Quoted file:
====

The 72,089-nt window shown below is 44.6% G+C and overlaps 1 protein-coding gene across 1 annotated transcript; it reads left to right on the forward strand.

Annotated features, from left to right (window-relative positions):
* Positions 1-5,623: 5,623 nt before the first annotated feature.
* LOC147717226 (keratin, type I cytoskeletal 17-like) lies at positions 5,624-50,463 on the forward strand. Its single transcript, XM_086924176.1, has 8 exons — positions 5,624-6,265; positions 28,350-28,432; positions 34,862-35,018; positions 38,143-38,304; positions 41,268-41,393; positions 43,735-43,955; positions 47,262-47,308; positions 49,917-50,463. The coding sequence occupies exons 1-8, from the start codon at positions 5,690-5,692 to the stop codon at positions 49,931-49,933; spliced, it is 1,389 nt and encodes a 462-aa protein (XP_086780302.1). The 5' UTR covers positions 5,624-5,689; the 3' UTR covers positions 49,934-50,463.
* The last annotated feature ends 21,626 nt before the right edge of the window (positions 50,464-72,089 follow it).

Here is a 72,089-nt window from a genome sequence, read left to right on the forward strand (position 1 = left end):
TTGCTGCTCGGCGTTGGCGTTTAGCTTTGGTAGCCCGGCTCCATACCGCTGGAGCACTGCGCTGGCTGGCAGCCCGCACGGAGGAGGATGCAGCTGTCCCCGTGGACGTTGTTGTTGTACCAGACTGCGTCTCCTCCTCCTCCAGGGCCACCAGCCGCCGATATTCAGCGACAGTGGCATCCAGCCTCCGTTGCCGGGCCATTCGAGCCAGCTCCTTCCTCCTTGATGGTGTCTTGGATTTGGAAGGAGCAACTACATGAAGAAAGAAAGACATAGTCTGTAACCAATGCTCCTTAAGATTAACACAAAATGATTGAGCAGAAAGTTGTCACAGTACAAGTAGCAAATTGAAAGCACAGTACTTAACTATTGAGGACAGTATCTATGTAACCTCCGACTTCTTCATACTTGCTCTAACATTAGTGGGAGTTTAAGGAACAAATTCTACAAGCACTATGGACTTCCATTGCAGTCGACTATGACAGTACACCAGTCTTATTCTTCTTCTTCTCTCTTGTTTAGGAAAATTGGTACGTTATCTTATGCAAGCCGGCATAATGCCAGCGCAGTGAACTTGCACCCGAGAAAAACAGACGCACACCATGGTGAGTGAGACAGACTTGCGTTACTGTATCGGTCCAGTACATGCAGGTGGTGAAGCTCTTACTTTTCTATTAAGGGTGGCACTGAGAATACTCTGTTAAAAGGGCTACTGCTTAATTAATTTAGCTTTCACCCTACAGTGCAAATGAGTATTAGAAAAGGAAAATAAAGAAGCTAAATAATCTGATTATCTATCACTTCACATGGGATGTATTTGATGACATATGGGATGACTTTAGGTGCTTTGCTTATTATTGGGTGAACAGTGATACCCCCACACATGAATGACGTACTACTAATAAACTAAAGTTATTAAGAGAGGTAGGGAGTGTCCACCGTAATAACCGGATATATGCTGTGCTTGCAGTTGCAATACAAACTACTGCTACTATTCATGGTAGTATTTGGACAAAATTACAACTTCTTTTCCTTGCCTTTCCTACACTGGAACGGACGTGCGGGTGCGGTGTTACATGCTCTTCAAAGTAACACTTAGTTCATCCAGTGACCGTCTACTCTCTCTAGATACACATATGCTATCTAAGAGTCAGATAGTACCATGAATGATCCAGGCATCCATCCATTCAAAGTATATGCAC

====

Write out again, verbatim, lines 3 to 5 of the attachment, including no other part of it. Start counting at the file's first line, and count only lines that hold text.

* Positions 1-5,623: 5,623 nt before the first annotated feature.
* LOC147717226 (keratin, type I cytoskeletal 17-like) lies at positions 5,624-50,463 on the forward strand. Its single transcript, XM_086924176.1, has 8 exons — positions 5,624-6,265; positions 28,350-28,432; positions 34,862-35,018; positions 38,143-38,304; positions 41,268-41,393; positions 43,735-43,955; positions 47,262-47,308; positions 49,917-50,463. The coding sequence occupies exons 1-8, from the start codon at positions 5,690-5,692 to the stop codon at positions 49,931-49,933; spliced, it is 1,389 nt and encodes a 462-aa protein (XP_086780302.1). The 5' UTR covers positions 5,624-5,689; the 3' UTR covers positions 49,934-50,463.
* The last annotated feature ends 21,626 nt before the right edge of the window (positions 50,464-72,089 follow it).